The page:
In the original paper of Conjugate Gradients, the authors mention that if we pick the canonical basis $\{e_1,e_2,\ldots,e_n\}$, to obtain A-orthonormal vectors, we end up with the Gaussian elimination method (section $12$). My question is the following:

Apart from this canonical basis and of-course the Krylov subspace, are there other attractive subspaces to look at?

For instance, intuitively, it looks like if $A$ is well-conditioned, picking the subspace generated by $\{b,A^Tb,(A^T)^2b,(A^T)^3b,\ldots\}$ might be attractive option. If $A$ is the most well-conditioned matrix, the method is guaranteed to converge in $1$ iteration. Has there been some analysis done on other possible subspaces (apart from Krylov and the canonical ones)?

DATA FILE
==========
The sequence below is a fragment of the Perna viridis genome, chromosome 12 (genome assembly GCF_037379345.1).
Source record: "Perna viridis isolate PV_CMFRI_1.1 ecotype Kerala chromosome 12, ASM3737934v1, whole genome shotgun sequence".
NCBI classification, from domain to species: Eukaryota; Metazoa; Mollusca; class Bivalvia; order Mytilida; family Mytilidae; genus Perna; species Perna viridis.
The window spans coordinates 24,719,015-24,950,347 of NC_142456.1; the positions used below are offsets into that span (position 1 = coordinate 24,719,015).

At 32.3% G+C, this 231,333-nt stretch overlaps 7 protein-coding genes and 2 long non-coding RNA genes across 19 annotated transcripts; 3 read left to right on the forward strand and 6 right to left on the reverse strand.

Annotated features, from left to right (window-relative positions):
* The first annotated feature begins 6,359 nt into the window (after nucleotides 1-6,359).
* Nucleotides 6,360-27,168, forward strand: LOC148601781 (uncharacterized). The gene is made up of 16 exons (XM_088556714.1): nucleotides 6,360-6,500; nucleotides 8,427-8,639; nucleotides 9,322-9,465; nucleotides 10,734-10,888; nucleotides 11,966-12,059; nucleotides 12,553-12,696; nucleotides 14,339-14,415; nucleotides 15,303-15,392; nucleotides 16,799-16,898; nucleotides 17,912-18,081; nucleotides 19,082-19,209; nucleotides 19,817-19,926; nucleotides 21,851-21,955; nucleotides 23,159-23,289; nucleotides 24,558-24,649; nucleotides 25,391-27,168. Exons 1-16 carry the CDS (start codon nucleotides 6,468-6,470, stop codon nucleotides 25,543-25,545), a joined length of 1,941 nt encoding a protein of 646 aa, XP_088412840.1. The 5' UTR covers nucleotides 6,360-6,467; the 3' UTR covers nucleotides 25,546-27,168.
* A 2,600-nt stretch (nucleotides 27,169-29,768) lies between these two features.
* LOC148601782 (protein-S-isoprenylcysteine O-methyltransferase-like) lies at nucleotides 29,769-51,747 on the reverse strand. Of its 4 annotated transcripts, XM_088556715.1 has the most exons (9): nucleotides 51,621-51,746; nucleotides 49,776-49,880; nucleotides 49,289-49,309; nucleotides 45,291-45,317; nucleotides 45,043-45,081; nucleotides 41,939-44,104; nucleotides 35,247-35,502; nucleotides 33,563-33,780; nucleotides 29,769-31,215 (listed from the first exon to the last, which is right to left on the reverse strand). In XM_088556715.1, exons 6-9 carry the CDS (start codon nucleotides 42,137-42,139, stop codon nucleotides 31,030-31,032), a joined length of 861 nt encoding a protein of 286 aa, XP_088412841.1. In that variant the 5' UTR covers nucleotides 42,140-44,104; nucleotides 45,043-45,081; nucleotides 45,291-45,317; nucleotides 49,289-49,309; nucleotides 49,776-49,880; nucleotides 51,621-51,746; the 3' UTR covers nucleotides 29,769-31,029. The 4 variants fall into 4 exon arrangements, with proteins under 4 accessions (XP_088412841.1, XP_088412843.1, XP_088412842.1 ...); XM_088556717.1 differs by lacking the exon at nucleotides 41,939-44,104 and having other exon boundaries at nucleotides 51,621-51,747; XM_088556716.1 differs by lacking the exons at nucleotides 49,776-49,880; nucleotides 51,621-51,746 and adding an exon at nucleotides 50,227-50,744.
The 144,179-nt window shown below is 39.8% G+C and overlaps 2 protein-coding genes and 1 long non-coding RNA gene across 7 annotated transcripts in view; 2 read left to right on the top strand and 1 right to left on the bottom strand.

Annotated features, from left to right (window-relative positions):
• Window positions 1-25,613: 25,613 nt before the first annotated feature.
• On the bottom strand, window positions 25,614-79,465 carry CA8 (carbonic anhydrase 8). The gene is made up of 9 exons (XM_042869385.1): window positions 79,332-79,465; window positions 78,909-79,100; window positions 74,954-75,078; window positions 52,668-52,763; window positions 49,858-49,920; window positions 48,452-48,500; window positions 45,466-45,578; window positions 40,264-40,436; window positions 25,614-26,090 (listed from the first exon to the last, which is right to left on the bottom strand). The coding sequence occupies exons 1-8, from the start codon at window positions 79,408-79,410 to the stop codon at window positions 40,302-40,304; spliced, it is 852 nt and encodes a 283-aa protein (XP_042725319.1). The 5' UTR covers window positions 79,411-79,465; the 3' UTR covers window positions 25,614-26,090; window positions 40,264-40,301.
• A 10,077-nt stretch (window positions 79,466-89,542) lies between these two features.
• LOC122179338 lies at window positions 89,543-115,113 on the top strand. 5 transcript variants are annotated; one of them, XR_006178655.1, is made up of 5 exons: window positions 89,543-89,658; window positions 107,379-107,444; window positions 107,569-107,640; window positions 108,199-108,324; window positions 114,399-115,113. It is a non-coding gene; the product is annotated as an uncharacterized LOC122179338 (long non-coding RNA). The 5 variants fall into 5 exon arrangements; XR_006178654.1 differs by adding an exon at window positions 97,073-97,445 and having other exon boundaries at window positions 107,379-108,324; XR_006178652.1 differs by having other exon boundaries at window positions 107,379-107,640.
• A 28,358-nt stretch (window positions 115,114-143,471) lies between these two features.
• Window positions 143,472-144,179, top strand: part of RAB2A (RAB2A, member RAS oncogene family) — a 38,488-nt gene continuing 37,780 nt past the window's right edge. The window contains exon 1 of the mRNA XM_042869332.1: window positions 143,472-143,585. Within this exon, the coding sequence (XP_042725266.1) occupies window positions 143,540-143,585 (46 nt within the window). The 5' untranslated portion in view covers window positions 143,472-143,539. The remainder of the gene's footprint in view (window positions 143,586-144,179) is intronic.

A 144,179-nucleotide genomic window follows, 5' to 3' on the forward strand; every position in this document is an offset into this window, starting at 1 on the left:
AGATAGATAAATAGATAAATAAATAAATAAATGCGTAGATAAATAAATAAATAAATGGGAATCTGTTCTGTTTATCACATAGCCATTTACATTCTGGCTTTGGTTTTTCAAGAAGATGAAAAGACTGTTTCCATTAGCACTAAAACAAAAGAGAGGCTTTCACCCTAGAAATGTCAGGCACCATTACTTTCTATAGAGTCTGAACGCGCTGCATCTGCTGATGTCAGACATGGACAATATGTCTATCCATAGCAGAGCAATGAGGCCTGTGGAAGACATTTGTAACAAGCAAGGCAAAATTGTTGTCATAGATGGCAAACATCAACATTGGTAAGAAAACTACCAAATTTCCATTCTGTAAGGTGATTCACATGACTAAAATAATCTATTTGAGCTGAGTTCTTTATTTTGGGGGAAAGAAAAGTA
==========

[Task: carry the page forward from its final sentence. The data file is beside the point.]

• $\begingroup$ You typically need a justification for why you would look into a different subspace generation. One specific issue with your example is that in many large scale computational codes, the linear solver is used in a newton solve, in this case its easier to implement and cheaper to use the frechet derivatives of the residual to compute the jacobian vector product, rather than the jacobian transpose vector product. $\endgroup$ – EMP Nov 27 '19 at 19:18

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